Exhibition and Performance @Michael Ventris Trust Award

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Inhabitable game

@Michael Ventris Trust Award



“Games offer play with strategy and chance, rules and competition, winning and losing. They reflect the world we live in and reveal hidden and not so hidden aspects of our nature. What does playing games reveal about you? Are you a secret cheater, a stickler for the rules or a gloating winner?” -Game Plan V&A Exhibition

The world we live in is a intricate network of connections. Today everything is connected. Connecting through digital media, connecting our life with virtual reality, with places. What we do as architects but as well as people is to connect fragments. The way we put together our cultural environment, our knowledge, our influences is what makes your own persona. As architects, we are fully immersed in this fragmented reality. The way we create our work and ourselves is through connecting the parts we get in touch with. It is almost impossible to divide the author and his background from the project itself. Indeed, both in the academic and in the professional world, we investigate the way to assemble informations, discussing the conceptual links between different instances and how to adapt them into physical form. The first and foremost stage is the collection of references, the moment you make your own archive to construct your cultural ground. The way you begin selecting your own fragments creates your own device, your body of production.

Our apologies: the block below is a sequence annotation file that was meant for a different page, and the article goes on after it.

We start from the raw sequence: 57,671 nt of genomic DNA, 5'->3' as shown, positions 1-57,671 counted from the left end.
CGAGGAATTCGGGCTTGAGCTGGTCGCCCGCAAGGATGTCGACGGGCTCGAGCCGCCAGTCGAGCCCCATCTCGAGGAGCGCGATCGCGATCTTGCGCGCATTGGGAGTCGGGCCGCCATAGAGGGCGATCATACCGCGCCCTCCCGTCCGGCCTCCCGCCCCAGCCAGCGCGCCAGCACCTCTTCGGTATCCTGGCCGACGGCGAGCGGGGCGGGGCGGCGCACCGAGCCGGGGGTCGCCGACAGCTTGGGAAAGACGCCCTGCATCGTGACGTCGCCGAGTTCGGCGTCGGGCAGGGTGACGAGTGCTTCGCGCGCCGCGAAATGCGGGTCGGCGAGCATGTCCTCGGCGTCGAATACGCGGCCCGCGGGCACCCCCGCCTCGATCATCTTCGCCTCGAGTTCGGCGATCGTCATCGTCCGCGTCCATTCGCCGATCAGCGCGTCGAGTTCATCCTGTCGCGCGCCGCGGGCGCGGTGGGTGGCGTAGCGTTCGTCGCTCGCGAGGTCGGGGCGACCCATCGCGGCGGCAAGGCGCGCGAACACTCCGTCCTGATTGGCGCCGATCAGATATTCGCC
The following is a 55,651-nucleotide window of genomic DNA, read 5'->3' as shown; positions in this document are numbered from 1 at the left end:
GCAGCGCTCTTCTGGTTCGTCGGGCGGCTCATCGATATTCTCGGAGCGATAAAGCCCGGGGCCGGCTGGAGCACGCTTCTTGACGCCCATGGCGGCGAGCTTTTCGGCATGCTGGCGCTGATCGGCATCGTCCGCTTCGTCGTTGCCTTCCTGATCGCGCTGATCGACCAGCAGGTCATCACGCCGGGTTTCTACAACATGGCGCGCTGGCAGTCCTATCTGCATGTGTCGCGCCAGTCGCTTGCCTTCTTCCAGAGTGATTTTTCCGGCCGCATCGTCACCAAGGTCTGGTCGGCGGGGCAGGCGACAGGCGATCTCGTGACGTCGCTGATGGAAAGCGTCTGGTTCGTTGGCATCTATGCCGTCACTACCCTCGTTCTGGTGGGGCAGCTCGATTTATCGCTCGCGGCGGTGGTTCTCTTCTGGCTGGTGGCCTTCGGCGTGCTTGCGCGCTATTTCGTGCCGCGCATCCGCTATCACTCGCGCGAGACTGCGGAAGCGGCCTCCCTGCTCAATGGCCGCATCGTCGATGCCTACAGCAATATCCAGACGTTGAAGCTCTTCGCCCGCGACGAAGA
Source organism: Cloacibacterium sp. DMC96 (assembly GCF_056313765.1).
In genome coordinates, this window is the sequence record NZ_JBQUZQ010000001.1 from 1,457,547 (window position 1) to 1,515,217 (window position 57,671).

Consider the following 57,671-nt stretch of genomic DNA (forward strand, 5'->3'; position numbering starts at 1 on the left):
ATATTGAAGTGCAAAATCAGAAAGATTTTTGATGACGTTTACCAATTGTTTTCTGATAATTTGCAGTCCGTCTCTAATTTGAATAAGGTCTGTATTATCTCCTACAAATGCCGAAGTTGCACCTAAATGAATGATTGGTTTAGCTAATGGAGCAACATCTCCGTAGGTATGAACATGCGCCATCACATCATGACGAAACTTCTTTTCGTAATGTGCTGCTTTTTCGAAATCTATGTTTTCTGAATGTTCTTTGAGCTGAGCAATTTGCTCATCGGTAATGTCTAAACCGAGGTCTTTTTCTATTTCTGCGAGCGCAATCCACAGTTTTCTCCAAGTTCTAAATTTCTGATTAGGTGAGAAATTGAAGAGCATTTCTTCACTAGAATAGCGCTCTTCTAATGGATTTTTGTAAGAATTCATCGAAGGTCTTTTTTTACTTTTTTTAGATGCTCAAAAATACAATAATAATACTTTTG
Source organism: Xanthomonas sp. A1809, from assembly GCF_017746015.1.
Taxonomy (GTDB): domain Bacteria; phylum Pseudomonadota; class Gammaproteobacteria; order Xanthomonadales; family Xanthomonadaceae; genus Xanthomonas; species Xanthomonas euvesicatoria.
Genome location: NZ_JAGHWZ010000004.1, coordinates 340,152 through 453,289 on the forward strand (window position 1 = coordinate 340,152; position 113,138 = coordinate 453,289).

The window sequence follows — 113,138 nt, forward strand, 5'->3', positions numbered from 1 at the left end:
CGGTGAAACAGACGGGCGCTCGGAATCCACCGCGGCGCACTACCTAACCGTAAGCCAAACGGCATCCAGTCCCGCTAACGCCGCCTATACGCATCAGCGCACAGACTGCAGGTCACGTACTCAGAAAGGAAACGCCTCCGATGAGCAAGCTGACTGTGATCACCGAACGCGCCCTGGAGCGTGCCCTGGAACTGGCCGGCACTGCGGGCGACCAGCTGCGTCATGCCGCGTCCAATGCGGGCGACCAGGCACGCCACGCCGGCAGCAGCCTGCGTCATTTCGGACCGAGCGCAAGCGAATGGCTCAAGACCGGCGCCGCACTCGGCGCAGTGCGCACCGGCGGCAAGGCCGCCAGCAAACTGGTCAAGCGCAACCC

However, even though you’re always told to find meaningful connections in this vast ocean of informations, the process of selecting the right ingredients is often assigned to intuition, rarely taught, led or controlled. To design is to choose, our job as individuals is to distill the essential components to achieve a collective product. Therefore, why someone would select one thing to be more relevant

The proposal is a small inhabitable playground to “design” the way you select and collect fragments in the architectural creative process, An ironic attempt to “design intuitions” rather than just proposing an intuitive design. Play has been taken up as a core action of cultural production. The space of gaming incorporates a fundamental dichotomy: chance and chaos together with order and hierarchies.

This machine - a wooden inhabitable maze, where you direct a ball into a hole to drop a selected fragment - is a study of modifications, examining what happens when things combine, interact, change place.The physical instability of the play-field is a metaphor of our contemporary realm, where a cross pollination between disciplines, people and objects relentlessly develops. On one hand you introduce a certain amount of objectivity in the process, designing the parameters of the play-field. You can organise the fragments in the pots as in a zoning act, you can dispose the maze - the obstacles for the ball -as if it was an architectural plan. At the same time you enhance the subjectivity, accepting that the selection of your references is led by chaos to a certain extent. You can’t predict where the ball is going to fall. You can design the play-field but you can’t fully control it. You’re constantly challenged by the chance and its mechanisms.

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